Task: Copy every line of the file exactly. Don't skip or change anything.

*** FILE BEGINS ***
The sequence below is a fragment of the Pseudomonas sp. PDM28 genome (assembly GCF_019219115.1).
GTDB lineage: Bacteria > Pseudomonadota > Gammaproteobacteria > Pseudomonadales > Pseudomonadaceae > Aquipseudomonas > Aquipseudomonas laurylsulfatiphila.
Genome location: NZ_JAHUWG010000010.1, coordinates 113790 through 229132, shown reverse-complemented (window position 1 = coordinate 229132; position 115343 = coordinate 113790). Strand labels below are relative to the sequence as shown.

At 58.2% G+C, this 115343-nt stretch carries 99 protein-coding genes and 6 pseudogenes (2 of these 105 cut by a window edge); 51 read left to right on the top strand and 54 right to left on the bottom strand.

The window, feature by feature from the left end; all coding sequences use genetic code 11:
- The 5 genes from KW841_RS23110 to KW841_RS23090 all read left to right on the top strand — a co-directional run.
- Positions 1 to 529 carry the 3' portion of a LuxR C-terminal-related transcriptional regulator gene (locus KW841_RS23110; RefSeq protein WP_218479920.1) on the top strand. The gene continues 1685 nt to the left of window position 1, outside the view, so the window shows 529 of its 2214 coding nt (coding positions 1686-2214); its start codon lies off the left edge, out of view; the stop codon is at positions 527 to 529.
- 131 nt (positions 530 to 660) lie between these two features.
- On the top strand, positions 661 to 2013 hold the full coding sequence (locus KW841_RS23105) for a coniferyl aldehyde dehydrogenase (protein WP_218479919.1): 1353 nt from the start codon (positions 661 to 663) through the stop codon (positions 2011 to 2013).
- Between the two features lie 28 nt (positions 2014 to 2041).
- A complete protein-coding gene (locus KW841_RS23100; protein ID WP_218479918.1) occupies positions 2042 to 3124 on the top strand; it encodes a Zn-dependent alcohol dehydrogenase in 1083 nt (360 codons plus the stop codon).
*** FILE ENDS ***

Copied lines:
The sequence below is a fragment of the Pseudomonas sp. PDM28 genome (assembly GCF_019219115.1).
GTDB lineage: Bacteria > Pseudomonadota > Gammaproteobacteria > Pseudomonadales > Pseudomonadaceae > Aquipseudomonas > Aquipseudomonas laurylsulfatiphila.
Genome location: NZ_JAHUWG010000010.1, coordinates 113790 through 229132, shown reverse-complemented (window position 1 = coordinate 229132; position 115343 = coordinate 113790). Strand labels below are relative to the sequence as shown.

At 58.2% G+C, this 115343-nt stretch carries 99 protein-coding genes and 6 pseudogenes (2 of these 105 cut by a window edge); 51 read left to right on the top strand and 54 right to left on the bottom strand.

The window, feature by feature from the left end; all coding sequences use genetic code 11:
- The 5 genes from KW841_RS23110 to KW841_RS23090 all read left to right on the top strand — a co-directional run.
- Positions 1 to 529 carry the 3' portion of a LuxR C-terminal-related transcriptional regulator gene (locus KW841_RS23110; RefSeq protein WP_218479920.1) on the top strand. The gene continues 1685 nt to the left of window position 1, outside the view, so the window shows 529 of its 2214 coding nt (coding positions 1686-2214); its start codon lies off the left edge, out of view; the stop codon is at positions 527 to 529.
- 131 nt (positions 530 to 660) lie between these two features.
- On the top strand, positions 661 to 2013 hold the full coding sequence (locus KW841_RS23105) for a coniferyl aldehyde dehydrogenase (protein WP_218479919.1): 1353 nt from the start codon (positions 661 to 663) through the stop codon (positions 2011 to 2013).
- Between the two features lie 28 nt (positions 2014 to 2041).
- A complete protein-coding gene (locus KW841_RS23100; protein ID WP_218479918.1) occupies positions 2042 to 3124 on the top strand; it encodes a Zn-dependent alcohol dehydrogenase in 1083 nt (360 codons plus the stop codon).